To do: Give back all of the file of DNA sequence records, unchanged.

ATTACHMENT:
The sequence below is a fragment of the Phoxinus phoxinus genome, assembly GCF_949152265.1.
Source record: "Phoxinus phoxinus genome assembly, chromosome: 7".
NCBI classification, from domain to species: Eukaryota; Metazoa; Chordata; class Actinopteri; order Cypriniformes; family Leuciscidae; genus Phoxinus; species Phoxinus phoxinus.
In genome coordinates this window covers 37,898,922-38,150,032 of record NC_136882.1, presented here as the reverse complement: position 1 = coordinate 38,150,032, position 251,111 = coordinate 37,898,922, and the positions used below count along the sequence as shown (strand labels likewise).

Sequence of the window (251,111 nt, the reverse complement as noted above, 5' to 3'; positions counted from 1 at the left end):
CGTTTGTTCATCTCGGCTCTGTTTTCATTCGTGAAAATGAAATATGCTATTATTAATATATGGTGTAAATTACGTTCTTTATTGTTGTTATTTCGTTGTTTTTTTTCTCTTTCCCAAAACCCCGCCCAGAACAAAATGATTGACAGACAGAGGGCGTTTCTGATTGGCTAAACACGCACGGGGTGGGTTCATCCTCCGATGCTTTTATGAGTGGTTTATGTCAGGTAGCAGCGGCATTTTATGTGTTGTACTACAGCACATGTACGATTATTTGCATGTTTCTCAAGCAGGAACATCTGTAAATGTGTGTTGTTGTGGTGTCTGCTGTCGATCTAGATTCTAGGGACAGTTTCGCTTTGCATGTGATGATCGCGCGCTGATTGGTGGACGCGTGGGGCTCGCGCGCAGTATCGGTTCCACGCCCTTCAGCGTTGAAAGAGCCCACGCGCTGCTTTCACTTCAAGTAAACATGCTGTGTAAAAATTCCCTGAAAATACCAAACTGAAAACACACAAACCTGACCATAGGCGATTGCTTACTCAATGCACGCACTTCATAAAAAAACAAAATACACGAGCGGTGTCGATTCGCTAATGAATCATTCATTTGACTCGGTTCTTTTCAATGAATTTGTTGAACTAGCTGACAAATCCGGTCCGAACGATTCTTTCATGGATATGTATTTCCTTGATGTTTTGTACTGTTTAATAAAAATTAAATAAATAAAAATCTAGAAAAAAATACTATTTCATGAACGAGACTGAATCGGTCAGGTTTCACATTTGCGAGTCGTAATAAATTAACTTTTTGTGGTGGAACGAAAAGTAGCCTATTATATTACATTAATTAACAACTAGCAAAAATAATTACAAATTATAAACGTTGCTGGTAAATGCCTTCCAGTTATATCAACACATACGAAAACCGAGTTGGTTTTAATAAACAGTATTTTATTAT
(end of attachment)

The sequence below is a fragment of the Phoxinus phoxinus genome, assembly GCF_949152265.1.
Source record: "Phoxinus phoxinus genome assembly, chromosome: 7".
NCBI classification, from domain to species: Eukaryota; Metazoa; Chordata; class Actinopteri; order Cypriniformes; family Leuciscidae; genus Phoxinus; species Phoxinus phoxinus.
In genome coordinates this window covers 37,898,922-38,150,032 of record NC_136882.1, presented here as the reverse complement: position 1 = coordinate 38,150,032, position 251,111 = coordinate 37,898,922, and the positions used below count along the sequence as shown (strand labels likewise).

Sequence of the window (251,111 nt, the reverse complement as noted above, 5' to 3'; positions counted from 1 at the left end):
CGTTTGTTCATCTCGGCTCTGTTTTCATTCGTGAAAATGAAATATGCTATTATTAATATATGGTGTAAATTACGTTCTTTATTGTTGTTATTTCGTTGTTTTTTTTCTCTTTCCCAAAACCCCGCCCAGAACAAAATGATTGACAGACAGAGGGCGTTTCTGATTGGCTAAACACGCACGGGGTGGGTTCATCCTCCGATGCTTTTATGAGTGGTTTATGTCAGGTAGCAGCGGCATTTTATGTGTTGTACTACAGCACATGTACGATTATTTGCATGTTTCTCAAGCAGGAACATCTGTAAATGTGTGTTGTTGTGGTGTCTGCTGTCGATCTAGATTCTAGGGACAGTTTCGCTTTGCATGTGATGATCGCGCGCTGATTGGTGGACGCGTGGGGCTCGCGCGCAGTATCGGTTCCACGCCCTTCAGCGTTGAAAGAGCCCACGCGCTGCTTTCACTTCAAGTAAACATGCTGTGTAAAAATTCCCTGAAAATACCAAACTGAAAACACACAAACCTGACCATAGGCGATTGCTTACTCAATGCACGCACTTCATAAAAAAACAAAATACACGAGCGGTGTCGATTCGCTAATGAATCATTCATTTGACTCGGTTCTTTTCAATGAATTTGTTGAACTAGCTGACAAATCCGGTCCGAACGATTCTTTCATGGATATGTATTTCCTTGATGTTTTGTACTGTTTAATAAAAATTAAATAAATAAAAATCTAGAAAAAAATACTATTTCATGAACGAGACTGAATCGGTCAGGTTTCACATTTGCGAGTCGTAATAAATTAACTTTTTGTGGTGGAACGAAAAGTAGCCTATTATATTACATTAATTAACAACTAGCAAAAATAATTACAAATTATAAACGTTGCTGGTAAATGCCTTCCAGTTATATCAACACATACGAAAACCGAGTTGGTTTTAATAAACAGTATTTTATTAT